'Rich maidens, again, flit abroad in gowns scolloped out behind and before, so that back and breast are almost bare. Wives of quality, on the other hand, have train-gowns four or five ells in length; which trains there are boys to carry. Brave Cleopatras, sailing in their silk-cloth Galley, with a Cupid for steersman! Consider their welts, a handbreadth thick, which waver round them by way of hem; the long flood of silver buttons, or rather silver shells, from throat to shoe, wherewith these same welt-gowns are buttoned. The maidens have bound silver snoods about their hair, with gold spangles, and pendent flames (Flammen), that is, sparkling hair-drops: but of their mother's headgear who shall speak? Neither in love of grace is comfort forgotten. In winter weather you behold the whole fair creation (that can afford it) in long mantles, with skirts wide below, and, for hem, not one but two sufficient hand-broad welts; all ending atop in a thick well-starched Ruff, some twenty inches broad: these are their Ruff-mantles (Kragenmaentel).

'As yet among the womankind hoop-petticoats are not; but the men have doublets of fustian, under which lie multiple ruffs of cloth, pasted together with batter (mit Teig zusammengekleistert), which create protuberance enough. Thus do the two sexes vie with each other in the art of Decoration; and as usual the stronger carries it.'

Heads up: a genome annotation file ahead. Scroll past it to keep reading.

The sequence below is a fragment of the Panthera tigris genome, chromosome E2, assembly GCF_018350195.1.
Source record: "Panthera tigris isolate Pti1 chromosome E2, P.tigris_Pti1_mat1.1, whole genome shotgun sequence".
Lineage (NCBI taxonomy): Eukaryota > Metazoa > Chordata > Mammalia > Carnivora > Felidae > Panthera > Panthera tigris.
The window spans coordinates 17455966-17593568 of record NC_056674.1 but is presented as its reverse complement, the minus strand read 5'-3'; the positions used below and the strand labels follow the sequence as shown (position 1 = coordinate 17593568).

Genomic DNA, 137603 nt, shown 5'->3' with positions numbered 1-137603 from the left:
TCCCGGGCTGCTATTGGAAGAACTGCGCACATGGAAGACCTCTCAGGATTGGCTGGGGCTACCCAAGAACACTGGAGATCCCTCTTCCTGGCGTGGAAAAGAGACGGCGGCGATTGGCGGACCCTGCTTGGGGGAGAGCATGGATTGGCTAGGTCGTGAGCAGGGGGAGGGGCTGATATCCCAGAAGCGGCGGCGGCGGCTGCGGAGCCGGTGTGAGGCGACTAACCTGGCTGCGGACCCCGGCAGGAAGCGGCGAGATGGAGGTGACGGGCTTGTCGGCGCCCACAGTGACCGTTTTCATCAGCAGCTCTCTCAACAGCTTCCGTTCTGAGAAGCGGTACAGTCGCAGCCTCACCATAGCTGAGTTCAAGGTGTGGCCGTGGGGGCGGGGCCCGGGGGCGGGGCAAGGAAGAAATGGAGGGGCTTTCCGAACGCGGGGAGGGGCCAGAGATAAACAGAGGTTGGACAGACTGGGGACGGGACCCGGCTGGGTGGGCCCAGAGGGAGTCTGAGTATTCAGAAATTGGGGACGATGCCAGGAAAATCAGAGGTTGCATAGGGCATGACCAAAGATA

Our Professor, whether he hath humour himself or not, manifests a certain feeling of the Ludicrous, a sly observance of it, which, could emotion of any kind be confidently predicated of so still a man, we might call a real love. None of those bell-girdles, bushel-breeches, cornuted shoes, or other the like phenomena, of which the History of Dress offers so many, escape him: more especially the mischances, or striking adventures, incident to the wearers of such, are noticed with due fidelity. Sir Walter Raleigh's fine mantle, which he spread in the mud under Queen Elizabeth's feet, appears to provoke little enthusiasm in him; he merely asks, Whether at that period the Maiden Queen 'was red-painted on the nose, and white-painted on the cheeks, as her tire-women, when from spleen and wrinkles she would no longer look in any glass, were wont to serve her?' We can answer that Sir Walter knew well what he was doing, and had the Maiden Queen been stuffed parchment dyed in verdigris, would have done the same.